HealthScare: Britons increasingly worried about the state of the NHS in the post-pandemic period

Beth MannSenior Research Executive
January 05, 2024, 10:56 AM GMT+0

Confidence in the Conservatives' handling of the NHS has plummeted

With a general election likely this year, both the Conservatives and Labour will be looking to set out their pitches to the public. With ‘health’ currently sitting second on the list of issues that are most important to Britons (at 45%, including 56% of 2019 Labour voters and 41% of 2019 Tory voters), Rishi Sunak and Keir Starmer will both be hoping to promote their credentials for looking after the NHS.

The prime minister is going to have a hard time defending the government’s record. Since our website trackers started in 2019, the government has been seen to be handling the National Health Service pretty poorly.

Post-pandemic we have seen a steady decrease in satisfaction with how the NHS is being run, hitting the lowest point in January last year when just 9% said it was being handled ‘well’ and 86% said ‘badly’. Opinion has flatlined at about this level for the past 12 months, with still only 12% now saying it is being handled well, and those saying ‘badly’ sitting at 82%. In fact, it is seen as the second worst handled issue, behind only immigration.

Labour and Conservative voters have similar views on the topic. An overwhelming 91% of 2019 Labour voters believe the current government are handling the issue badly, as do three quarters of 2019 Conservative voters (74%).

At the same time, most people feel that the state of NHS services nationally are now bad (69%) rather than good (20%). This is quite a steep deterioration over the last couple of years - back in January 2022 these figures were much more positive, with 47% saying good and 40% bad. Locally, we have seen the same pattern of growing dissatisfaction, but Britons are more positive about the state of local NHS services - currently 50% say they are ‘good’ and 42% say they are ‘bad’.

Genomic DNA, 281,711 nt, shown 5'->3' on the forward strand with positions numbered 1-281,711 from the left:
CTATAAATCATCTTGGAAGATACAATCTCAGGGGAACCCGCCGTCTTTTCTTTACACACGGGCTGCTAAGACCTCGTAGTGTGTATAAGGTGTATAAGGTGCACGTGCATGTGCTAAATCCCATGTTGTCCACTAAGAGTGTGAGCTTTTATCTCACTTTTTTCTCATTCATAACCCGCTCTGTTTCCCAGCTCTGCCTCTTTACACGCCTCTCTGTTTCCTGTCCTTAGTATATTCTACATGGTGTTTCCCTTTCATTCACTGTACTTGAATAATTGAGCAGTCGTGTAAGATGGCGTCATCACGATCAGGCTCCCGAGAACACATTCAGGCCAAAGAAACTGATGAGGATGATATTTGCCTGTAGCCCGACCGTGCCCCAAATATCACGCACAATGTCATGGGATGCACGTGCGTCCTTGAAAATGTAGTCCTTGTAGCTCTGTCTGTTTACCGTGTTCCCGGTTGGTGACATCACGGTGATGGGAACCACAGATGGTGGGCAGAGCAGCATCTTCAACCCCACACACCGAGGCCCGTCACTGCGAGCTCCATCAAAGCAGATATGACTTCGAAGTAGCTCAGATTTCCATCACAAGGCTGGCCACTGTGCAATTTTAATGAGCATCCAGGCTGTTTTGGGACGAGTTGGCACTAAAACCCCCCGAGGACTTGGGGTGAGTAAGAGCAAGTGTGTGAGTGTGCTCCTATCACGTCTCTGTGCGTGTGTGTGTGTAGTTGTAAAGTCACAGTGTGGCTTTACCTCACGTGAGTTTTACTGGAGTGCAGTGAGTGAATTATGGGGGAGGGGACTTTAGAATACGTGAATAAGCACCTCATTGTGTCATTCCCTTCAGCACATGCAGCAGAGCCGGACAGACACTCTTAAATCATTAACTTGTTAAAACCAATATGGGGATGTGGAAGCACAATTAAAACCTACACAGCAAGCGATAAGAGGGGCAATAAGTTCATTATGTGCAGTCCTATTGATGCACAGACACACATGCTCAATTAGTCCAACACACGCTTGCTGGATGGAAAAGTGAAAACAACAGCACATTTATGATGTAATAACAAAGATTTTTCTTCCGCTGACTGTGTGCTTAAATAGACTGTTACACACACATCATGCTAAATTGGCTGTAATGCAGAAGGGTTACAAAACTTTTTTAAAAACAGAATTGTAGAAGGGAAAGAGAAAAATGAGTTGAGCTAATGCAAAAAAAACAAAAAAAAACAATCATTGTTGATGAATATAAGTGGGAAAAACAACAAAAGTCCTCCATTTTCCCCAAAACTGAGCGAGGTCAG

Indeed, while Britain is a nation that prides itself on the world stage as having a great public-funded health service, in the last couple of years public confidence has taken a substantial knock when comparing ourselves to our European neighbours.

Prior to the pandemic, around one in three felt the NHS was better than its European counterparts (32% in February 2020), with 26% thinking it was about the same, and only 17% considering it worse.

Attitudes have now flipped, with Britons more likely to consider the NHS worse than European healthcare systems – 28% say so, compared to 20% who still think it is better. The proportion who think they are about the same remains unchanged, at 25%.

But do Britons think the NHS has reached rock bottom and can now only get better?

The short answer is no. A total of 56% believe the NHS will only get worse over the next few years, while only 14% think it will get better and a further 22% think it will stay in the state it is now. Concerns with how the NHS will fare over the next few years began to grow back in June 2020, and by the end of the worst of the pandemic (January 2022) we saw 51% saying they think services will ‘get worse’ over the next few years.

Would Labour or the Conservatives be better for running the NHS?

When looking at who Britons think would handle the NHS best, Labour hold a clear lead, with 39% Keir Starmer’s party and the Conservatives trailing behind on 11%. This gap has grown over the last couple of years, with January 2022 seeing Labour on 33% and the Conservatives on 20%.

Importantly, whilst 2019 Labour voters’ confidence in their party to handle the issue has remained pretty consistent over this time – sitting at a strong 70% – we have seen a striking decrease in 2019 Conservatives’ confidence in their own party, from 50% in January 2022 to 27% now. At the same time, 2019 Tories’ confidence in Labour has grown from 11% to 21% now.

You can see data from all of our NHS trackers here

Photo: Getty

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